10 Scariest Video Games From The 8 & 16-Bit Eras | ScreenRant – Screen Rant

The 8 and 16-bit video game eras were all about arcade-style action, but some games had horror elements that were downright terrifying.
It’s hard to look back on the 8 and 16-bit eras of gaming and think of anything besides stone-age graphics, beep-and-boop sound effects, and high-octane arcade-style games. However, beneath this still relatively infantile period in gaming, many developers were cranking out some truly scary and foreboding horror-themed games.
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Despite the limitations of the hardware in question, many of these games still managed to create suspense and ambiance while scaring gamers at the same time. It’s a remarkable testament to their ingenuity and helped pave the way for a host of highly influential horror video games that followed.
Castlevania’s debut on the Sega Genesis was a stark departure from its traditional Nintendo platform. At the time, SEGA had a much more liberal view of violence and gore in video games, having already one-upped Nintendo on several releases, particularly Mortal Kombat. Castlevania was another example of how the horror aspect of the franchise could be leveraged without any restraint.
Bloodlines is much creepier than previous Castlevania titles, relying on the macabre to create a tense, rich vibe of horror and darkness. Enemies are frightening, the level design is quite creepy, and the music is incredible. Bloodlines is one oft-forgotten Sega Genesis title that deserves a lot more acclaim than it got.
Nosferatu was an interesting title that blended real atmosphere and terror into a Prince of Persia-style game system. The result wasn’t perfect, but it did manage to nail the feel of horror and foreboding, amidst the backdrop of the classic vampire formula.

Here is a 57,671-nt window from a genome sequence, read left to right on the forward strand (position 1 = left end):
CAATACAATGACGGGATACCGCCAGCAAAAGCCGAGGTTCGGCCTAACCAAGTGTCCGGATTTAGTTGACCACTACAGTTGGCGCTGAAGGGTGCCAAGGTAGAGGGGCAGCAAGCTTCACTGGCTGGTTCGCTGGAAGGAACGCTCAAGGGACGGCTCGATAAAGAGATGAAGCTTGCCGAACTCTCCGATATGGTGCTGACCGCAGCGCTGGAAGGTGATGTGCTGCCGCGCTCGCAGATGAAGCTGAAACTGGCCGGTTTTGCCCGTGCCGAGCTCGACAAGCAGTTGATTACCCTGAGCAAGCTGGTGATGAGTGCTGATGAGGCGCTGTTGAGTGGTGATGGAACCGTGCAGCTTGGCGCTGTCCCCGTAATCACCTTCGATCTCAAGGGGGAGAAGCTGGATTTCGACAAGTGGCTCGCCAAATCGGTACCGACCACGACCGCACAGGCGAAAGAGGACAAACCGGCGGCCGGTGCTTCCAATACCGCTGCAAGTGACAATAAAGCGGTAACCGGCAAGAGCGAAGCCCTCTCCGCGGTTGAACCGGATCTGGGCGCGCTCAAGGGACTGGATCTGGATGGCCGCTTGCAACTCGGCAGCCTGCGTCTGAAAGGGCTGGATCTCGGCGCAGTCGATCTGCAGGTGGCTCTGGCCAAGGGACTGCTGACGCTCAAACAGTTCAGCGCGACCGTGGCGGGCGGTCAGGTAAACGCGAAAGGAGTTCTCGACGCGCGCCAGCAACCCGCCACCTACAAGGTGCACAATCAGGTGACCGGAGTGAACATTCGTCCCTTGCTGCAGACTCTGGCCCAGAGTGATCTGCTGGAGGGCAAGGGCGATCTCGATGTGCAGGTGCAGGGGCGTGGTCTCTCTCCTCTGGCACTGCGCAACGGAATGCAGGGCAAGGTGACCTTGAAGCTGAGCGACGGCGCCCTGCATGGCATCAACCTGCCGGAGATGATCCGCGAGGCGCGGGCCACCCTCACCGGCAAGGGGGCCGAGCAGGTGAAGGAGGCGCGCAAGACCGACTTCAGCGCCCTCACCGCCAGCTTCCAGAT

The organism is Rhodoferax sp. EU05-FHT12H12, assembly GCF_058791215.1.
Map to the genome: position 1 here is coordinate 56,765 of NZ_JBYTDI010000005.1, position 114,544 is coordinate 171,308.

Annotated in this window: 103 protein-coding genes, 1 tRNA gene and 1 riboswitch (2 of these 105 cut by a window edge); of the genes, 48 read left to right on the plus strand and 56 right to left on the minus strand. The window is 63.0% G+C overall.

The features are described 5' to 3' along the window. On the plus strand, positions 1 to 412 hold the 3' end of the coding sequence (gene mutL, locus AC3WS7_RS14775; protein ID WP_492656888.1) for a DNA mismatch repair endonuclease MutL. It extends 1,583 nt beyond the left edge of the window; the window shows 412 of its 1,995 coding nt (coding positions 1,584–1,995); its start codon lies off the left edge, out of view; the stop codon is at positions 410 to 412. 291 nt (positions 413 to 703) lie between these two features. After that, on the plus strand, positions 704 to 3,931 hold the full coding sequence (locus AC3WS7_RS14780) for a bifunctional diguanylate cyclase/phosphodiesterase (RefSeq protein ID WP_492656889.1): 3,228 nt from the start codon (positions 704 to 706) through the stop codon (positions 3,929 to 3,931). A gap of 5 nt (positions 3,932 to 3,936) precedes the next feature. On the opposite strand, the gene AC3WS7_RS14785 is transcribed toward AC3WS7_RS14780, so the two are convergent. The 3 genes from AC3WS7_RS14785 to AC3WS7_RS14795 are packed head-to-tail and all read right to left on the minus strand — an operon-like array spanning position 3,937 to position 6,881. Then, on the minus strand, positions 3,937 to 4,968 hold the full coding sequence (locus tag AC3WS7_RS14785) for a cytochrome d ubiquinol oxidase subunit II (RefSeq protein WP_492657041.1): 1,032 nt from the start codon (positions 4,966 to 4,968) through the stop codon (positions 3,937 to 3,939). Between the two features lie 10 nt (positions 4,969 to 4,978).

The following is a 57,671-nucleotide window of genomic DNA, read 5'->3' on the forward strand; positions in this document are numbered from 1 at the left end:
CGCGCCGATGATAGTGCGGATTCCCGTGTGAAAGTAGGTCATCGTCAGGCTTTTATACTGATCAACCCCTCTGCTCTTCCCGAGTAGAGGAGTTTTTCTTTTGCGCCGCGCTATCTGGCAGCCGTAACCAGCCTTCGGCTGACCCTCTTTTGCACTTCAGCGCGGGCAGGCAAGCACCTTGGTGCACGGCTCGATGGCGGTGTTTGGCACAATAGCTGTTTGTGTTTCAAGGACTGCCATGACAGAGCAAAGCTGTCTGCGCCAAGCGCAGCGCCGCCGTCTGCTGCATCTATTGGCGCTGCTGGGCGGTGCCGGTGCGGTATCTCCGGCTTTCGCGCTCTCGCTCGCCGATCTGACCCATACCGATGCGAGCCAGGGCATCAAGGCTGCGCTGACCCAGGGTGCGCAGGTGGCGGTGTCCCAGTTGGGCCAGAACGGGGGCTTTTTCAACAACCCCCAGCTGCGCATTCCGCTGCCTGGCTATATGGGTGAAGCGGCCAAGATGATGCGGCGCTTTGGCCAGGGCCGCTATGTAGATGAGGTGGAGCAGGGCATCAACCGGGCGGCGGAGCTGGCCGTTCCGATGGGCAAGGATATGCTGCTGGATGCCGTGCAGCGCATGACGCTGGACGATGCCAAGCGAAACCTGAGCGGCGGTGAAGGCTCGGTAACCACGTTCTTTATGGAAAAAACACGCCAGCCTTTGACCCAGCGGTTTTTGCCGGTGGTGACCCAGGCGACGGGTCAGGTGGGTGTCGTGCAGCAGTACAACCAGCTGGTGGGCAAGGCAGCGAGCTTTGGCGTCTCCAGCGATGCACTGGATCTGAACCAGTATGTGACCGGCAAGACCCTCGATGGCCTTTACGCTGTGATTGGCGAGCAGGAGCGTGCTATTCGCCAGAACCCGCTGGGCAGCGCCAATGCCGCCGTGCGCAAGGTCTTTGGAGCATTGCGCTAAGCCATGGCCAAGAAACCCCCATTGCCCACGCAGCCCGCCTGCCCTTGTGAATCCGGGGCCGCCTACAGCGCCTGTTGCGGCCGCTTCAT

The game feels old, in a good way. It eschews flashiness in favor of something that feels like an aged tale with a layer of dust overtop. The combat system is a little dull, and the levels repetitive, but Nosferatu manages to create a stirring atmosphere that few horror games of the time could manage.
At first glance, Super Metroid doesn’t appear very scary, until players get past the first 30 minutes. It quickly becomes clear that terror is a major element of what makes the game so memorable. On the surface, it’s just another side-scrolling Metroidvania-style adventure game, but there’s far more to it than that.
Super Metroid evokes tension and fear from the first moment to the last. Players encounter horrific enemies as they dive deeper and deeper into the catacombs of the planet, and it all builds up to one final, climactic battle against the chilling Mother Brain in her true form. To date, it’s one Nintendo game that has aged extremely well.
It’s a bit corny by today’s standards – particularly the cinematics – but Rondo of Blood continues to be a landmark title in the Castlevania series. First introduced in Japan on the PC Engine CD, the game has since been ported to a number of platforms, including the Super NES and the PSP.
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Still, the original is considered the de-facto standard. Not only was it scarier and more foreboding than its predecessors, but it slapped a new coat of paint on the entire franchise aesthetic, paving the way for the incredible Symphony of the Night to debut on the PlayStation a few years later, which tied directly into this story.